Nav: Home

Dengue virus infection may cause severe outcomes following Zika virus infection during pregnancy

February 08, 2019

(New York, NY, February 8, 2019) -- Women who have previously been infected with dengue virus may be at risk for increased damage to their fetuses and placentas if they should later become infected with the Zika virus, researchers from the Department of Microbiology at the Icahn School of Medicine at Mount Sinai report.

This study is the first to report a possible mechanism for the enhancement of Zika virus progression during pregnancy in an animal model.

Results of the study, "Dengue virus immunity increases Zika virus-induced damage during pregnancy," were published in the February issue of Immunity, a journal published by Cell Press.

Zika virus outbreaks were first found to be associated with birth defects including microcephaly, in which the baby is born with an abnormally small head and brain, in 2015 in Brazil, where dengue virus, a virus closely related to Zika virus, is endemic. The research team led by Jean Lim, PhD, Associate Professor of Microbiology and Co-Director of Microbiology Multidisciplinary Training in the Graduate School of Biomedical Sciences at the Icahn School of Medicine at Mount Sinai, transferred dengue virus-specific antibodies into mice prior to infection with Zika virus during pregnancy. The presence of these antibodies in the mice significantly increased placental damage, fetal growth, and fetal resorption. Zika-infected human placental tissues also showed increased replication in the presence of dengue antibodies.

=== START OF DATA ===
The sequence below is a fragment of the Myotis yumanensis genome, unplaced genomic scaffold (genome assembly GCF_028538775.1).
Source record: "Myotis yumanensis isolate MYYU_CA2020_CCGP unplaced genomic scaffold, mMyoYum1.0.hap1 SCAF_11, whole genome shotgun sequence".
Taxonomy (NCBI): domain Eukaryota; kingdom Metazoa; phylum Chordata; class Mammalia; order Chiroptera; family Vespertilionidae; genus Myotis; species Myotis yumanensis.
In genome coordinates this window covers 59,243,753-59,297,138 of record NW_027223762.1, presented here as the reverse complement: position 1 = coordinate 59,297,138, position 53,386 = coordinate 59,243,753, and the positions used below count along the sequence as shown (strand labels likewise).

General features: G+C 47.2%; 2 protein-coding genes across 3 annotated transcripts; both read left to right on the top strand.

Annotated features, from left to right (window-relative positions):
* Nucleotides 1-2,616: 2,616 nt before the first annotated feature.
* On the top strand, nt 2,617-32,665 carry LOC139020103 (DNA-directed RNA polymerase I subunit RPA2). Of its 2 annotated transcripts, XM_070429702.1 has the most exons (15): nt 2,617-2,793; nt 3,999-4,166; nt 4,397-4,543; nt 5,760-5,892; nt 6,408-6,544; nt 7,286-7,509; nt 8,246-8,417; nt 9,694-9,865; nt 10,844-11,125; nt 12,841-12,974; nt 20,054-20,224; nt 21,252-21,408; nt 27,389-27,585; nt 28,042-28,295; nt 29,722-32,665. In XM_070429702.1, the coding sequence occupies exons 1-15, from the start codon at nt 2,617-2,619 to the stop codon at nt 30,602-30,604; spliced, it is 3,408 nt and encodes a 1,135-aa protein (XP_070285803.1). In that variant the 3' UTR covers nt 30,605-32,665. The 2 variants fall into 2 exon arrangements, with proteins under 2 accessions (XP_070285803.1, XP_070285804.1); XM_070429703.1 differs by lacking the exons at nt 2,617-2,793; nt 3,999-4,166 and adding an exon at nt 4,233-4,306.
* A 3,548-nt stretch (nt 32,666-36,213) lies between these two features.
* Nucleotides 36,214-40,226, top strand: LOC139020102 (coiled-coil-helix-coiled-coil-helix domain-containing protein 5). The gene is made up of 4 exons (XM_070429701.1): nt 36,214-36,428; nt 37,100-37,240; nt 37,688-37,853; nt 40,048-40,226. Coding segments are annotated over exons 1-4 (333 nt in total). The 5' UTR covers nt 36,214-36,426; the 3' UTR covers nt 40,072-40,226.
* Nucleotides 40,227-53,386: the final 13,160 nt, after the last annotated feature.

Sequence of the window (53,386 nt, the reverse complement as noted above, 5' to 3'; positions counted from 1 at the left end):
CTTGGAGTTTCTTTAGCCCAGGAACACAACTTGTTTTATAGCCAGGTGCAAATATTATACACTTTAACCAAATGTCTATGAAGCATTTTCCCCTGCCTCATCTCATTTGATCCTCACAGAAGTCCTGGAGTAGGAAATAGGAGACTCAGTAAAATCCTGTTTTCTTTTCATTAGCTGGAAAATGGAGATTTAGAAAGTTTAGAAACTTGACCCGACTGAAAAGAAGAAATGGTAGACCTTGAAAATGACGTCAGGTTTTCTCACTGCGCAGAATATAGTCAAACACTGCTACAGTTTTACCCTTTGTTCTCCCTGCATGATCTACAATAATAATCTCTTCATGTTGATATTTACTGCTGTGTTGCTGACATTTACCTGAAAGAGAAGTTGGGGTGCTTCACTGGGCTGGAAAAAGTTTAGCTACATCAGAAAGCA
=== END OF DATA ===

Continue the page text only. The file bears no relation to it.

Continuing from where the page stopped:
"Our data demonstrate that antibodies generated from a previous dengue virus infection can enhance the severity of Zika virus infection during pregnancy," said Dr. Lim. "Our research may explain the high rate of microcephaly and birth defects observed in the recent Zika virus outbreak in South America."
-end-
Other key authors on the study include Florian Krammer, PhD, Associate Professor of Microbiology, and Adolfo Garcia-Sastre, PhD, Director of Global Health and Emerging Pathogens Institute, Icahn School of Medicine at Mount Sinai.

About the Mount Sinai Health System

The Mount Sinai Health System is New York City's largest integrated delivery system, encompassing eight hospitals, a leading medical school, and a vast network of ambulatory practices throughout the greater New York region. Mount Sinai's vision is to produce the safest care, the highest quality, the highest satisfaction, the best access and the best value of any health system in the nation. The Health System includes approximately 7,480 primary and specialty care physicians; 11 joint-venture ambulatory surgery centers; more than 410 ambulatory practices throughout the five boroughs of New York City, Westchester, Long Island, and Florida; and 31 affiliated community health centers. The Icahn School of Medicine is one of three medical schools that have earned distinction by multiple indicators: ranked in the top 20 by U.S. News & World Report's "Best Medical Schools", aligned with a U.S. News & World Report's "Honor Roll" Hospital, No. 12 in the nation for National Institutes of Health funding, and among the top 10 most innovative research institutions as ranked by the journal Nature in its Nature Innovation Index. This reflects a special level of excellence in education, clinical practice, and research. The Mount Sinai Hospital is ranked No. 18 on U.S. News & World Report's "Honor Roll" of top U.S. hospitals; it is one of the nation's top 20 hospitals in Cardiology/Heart Surgery, Gastroenterology/GI Surgery, Geriatrics, Nephrology, and Neurology/Neurosurgery, and in the top 50 in six other specialties in the 2018-2019 "Best Hospitals" issue. Mount Sinai's Kravis Children's Hospital also is ranked nationally in five out of ten pediatric specialties by U.S. News & World Report. The New York Eye and Ear Infirmary of Mount Sinai is ranked 11th nationally for Ophthalmology and 44th for Ear, Nose, and Throat. Mount Sinai Beth Israel, Mount Sinai St. Luke's, Mount Sinai West, and South Nassau Communities Hospital are ranked regionally.

For more information, visit http://www.mountsinai.org/, or find Mount Sinai on Facebook, Twitter and YouTube.